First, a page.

What was once a super-exciting list of possibility related to an exclusively remote position has mutated into a list of reasons I have lost much of my ability to function like an actual grown up. My list of struggles gets extra long if you include the really good stuff– like the fact that I am technically a self-employed freelance contractor. No salary. No benefits. No predictable pay schedule. When I accidentally started doing this job during graduate school, I never thought that I would daydream of a salary paid at regular intervals, secretly wish that my taxes were being automatically deducted from my paychecks, or begin to romanticize retirement savings and other employee benefits. You live and you learn, I suppose.

I am thankful to be gainfully employed, believe me. I remind myself daily that things could be so much worse. I could be unemployed, uneducated, and far more broke. I have found success in working from coffee shops and at the kitchen tables of other friends who work from home. My dog requires exercise, so that, combined with a personal love of fitness (that includes running anywhere but on a treadmill) has forced me to leave the house (and occasionally shower). I know for certain that I could probably figure out a way to make my job work for a while longer, or even forever. It would be and ideal position when Rob and I get married and have babies. People stay in careers they hate for their entire lives, right? Not me, y’all. Not me.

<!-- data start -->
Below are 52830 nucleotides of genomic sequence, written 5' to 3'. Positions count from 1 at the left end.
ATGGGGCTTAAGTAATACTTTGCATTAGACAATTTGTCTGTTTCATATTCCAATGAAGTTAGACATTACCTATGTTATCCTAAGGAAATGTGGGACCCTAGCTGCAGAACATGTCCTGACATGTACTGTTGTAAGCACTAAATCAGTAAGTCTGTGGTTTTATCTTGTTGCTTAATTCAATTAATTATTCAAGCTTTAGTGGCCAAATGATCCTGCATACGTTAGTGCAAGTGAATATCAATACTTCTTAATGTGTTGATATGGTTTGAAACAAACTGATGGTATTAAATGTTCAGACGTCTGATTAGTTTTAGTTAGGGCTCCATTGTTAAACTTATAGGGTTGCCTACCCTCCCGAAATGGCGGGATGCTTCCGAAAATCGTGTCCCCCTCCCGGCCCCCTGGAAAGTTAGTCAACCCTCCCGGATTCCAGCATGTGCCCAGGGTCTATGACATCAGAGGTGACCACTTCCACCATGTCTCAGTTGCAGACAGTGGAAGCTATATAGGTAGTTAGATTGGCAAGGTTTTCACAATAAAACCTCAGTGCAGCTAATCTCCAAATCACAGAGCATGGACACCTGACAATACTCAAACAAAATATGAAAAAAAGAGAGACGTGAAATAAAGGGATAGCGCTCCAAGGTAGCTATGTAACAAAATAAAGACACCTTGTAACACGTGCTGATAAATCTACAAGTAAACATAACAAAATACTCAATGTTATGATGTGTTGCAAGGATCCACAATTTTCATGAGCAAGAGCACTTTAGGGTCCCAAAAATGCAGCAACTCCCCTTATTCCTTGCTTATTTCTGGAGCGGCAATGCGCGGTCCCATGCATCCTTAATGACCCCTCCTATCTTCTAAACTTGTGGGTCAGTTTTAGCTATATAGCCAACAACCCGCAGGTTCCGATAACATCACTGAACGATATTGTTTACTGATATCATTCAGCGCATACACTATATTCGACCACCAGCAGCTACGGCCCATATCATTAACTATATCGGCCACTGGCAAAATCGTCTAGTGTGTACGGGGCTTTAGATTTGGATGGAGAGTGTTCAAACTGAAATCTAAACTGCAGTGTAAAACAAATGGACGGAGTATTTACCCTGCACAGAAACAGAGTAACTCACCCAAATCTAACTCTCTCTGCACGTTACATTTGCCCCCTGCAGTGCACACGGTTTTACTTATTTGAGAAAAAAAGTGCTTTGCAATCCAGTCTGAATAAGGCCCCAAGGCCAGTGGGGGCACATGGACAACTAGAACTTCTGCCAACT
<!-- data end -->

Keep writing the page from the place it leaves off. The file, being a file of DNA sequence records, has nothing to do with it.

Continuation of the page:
Why not me? That’s easy: Unhappy does not look good on me (and I try not to make plans based on hypothetical children). These could be some of the reasons that I am always starting over. I may even have several more careers in my lifetime. Since becoming painfully aware that my current job just is not meant for me in the long term, or perhaps that I am not meant for it, I am working on making a change rather than only complaining while changing nothing. I’ve identified what it is that I want to do, perhaps for the first time in my life. If you haven’t already heard (read), I’m working towards becoming a registered nurse. The first steps towards making positive changes took overcoming some fears: because fear is a liar, and I’d like a do-over.